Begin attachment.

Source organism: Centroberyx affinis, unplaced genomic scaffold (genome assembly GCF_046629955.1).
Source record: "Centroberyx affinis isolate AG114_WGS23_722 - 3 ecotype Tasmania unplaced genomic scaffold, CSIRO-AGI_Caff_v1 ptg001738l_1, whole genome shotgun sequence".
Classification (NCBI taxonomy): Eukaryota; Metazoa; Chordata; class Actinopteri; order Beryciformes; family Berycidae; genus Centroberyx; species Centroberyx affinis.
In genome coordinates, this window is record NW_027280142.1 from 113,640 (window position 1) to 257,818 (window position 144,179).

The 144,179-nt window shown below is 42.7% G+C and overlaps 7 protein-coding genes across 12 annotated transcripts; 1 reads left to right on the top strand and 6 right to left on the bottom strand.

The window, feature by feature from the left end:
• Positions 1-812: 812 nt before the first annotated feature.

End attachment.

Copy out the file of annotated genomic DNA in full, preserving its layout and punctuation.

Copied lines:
Source organism: Centroberyx affinis, unplaced genomic scaffold (genome assembly GCF_046629955.1).
Source record: "Centroberyx affinis isolate AG114_WGS23_722 - 3 ecotype Tasmania unplaced genomic scaffold, CSIRO-AGI_Caff_v1 ptg001738l_1, whole genome shotgun sequence".
Classification (NCBI taxonomy): Eukaryota; Metazoa; Chordata; class Actinopteri; order Beryciformes; family Berycidae; genus Centroberyx; species Centroberyx affinis.
In genome coordinates, this window is record NW_027280142.1 from 113,640 (window position 1) to 257,818 (window position 144,179).

The 144,179-nt window shown below is 42.7% G+C and overlaps 7 protein-coding genes across 12 annotated transcripts; 1 reads left to right on the top strand and 6 right to left on the bottom strand.

The window, feature by feature from the left end:
• Positions 1-812: 812 nt before the first annotated feature.